If, upon review of your case information, the attorney determines that you have a very strong case and that State’s case may be weak, one option is to fight the case by going to trial. The decision to go to trial is always the client’s decision. Depending on the charge and the jurisdiction, this may mean a bench trial, meaning a single judge presides and makes a decision as to your guilt or innocence, or a jury trial, meaning a jury of usually 12 people decides guilt or innocence. A trial usually takes quite a bit of time to be scheduled – in North Carolina a felony trial may take as long as a year or more schedule and in others it may take two years or even more. This is based on the severity of the crime you’ve been charged with and how busy the court calendar is.
One of the most common things criminal attorneys deal with are clients that have accepted a plea without understanding that plea and now they have changed their minds. Once a plea is accepted, it is extremely difficult to undo. A defense lawyer will be able to thoroughly explain the components of the plea and how it will impact you so that you can make an informed decision as to whether or not you want to accept the plea.

Some jurisdictions, notably the United States, but prevalent in many other countries, prevent parties from relitigating the facts on appeal, due to a history of unscrupulous lawyers deliberately reserving such issues in order to ambush each other in the appellate courts (the "invited error" problem). The idea is that it is more efficient to force all parties to fully litigate all relevant issues of fact before the trial court. Thus, a party who does not raise an issue of fact at the trial court level generally cannot raise it on appeal.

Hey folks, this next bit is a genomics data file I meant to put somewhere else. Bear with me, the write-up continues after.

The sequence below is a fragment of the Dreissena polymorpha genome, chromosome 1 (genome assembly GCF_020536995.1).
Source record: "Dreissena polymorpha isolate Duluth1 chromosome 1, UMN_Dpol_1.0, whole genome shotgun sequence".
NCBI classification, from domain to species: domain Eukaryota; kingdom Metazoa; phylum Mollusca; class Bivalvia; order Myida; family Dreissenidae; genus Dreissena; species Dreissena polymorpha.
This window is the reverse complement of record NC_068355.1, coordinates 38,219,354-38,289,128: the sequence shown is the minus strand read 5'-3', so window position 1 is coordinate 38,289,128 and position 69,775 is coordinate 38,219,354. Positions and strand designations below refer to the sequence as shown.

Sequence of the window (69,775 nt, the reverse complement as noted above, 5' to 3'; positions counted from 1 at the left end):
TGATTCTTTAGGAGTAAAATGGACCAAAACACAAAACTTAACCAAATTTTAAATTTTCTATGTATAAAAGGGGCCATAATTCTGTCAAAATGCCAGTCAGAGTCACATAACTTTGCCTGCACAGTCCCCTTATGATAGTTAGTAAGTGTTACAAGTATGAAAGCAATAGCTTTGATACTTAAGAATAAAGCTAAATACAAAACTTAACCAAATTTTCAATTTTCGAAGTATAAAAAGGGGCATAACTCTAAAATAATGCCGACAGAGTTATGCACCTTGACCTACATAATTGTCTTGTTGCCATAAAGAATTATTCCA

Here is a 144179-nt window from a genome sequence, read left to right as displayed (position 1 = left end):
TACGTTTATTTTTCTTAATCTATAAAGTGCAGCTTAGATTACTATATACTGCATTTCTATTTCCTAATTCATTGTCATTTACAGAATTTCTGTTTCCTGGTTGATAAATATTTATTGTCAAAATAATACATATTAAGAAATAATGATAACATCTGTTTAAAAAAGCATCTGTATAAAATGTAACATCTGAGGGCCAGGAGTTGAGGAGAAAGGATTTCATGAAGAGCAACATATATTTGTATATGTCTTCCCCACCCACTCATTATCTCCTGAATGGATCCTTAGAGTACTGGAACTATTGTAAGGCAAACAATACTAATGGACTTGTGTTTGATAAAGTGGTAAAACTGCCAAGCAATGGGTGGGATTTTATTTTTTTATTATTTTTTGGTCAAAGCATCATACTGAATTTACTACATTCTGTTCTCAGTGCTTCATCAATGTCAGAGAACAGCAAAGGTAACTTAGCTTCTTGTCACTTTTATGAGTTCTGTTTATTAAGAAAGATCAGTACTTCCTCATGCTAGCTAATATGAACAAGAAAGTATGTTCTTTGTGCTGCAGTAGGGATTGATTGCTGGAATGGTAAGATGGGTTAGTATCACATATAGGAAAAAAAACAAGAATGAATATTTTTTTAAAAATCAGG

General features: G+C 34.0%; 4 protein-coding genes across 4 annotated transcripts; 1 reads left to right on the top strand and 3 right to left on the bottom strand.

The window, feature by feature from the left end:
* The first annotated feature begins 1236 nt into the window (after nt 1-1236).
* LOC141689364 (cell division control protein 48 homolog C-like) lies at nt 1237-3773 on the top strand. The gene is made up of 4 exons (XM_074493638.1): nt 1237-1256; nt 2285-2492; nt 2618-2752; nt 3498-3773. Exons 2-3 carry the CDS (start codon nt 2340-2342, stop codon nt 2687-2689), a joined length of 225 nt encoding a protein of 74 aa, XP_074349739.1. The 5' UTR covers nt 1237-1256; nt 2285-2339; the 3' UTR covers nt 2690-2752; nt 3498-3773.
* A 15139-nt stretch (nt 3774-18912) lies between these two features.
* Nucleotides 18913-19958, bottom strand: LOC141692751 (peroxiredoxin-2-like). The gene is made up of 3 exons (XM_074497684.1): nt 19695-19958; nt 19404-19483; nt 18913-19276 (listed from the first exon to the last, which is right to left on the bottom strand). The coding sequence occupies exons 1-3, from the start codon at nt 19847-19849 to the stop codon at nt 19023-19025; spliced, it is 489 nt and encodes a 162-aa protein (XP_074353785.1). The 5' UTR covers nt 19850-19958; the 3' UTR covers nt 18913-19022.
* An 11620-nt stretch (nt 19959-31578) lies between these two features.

A lawsuit is a proceeding by a party or parties against another in the civil court of law.[1] The archaic term "suit in law" is found in only a small number of laws still in effect today. The term "lawsuit" is used in reference to a civil action brought in a court of law in which a plaintiff, a party who claims to have incurred loss as a result of a defendant's actions, demands a legal or equitable remedy. The defendant is required to respond to the plaintiff's complaint. If the plaintiff is successful, judgment is in the plaintiff's favor, and a variety of court orders may be issued to enforce a right, award damages, or impose a temporary or permanent injunction to prevent an act or compel an act. A declaratory judgment may be issued to prevent future legal disputes.
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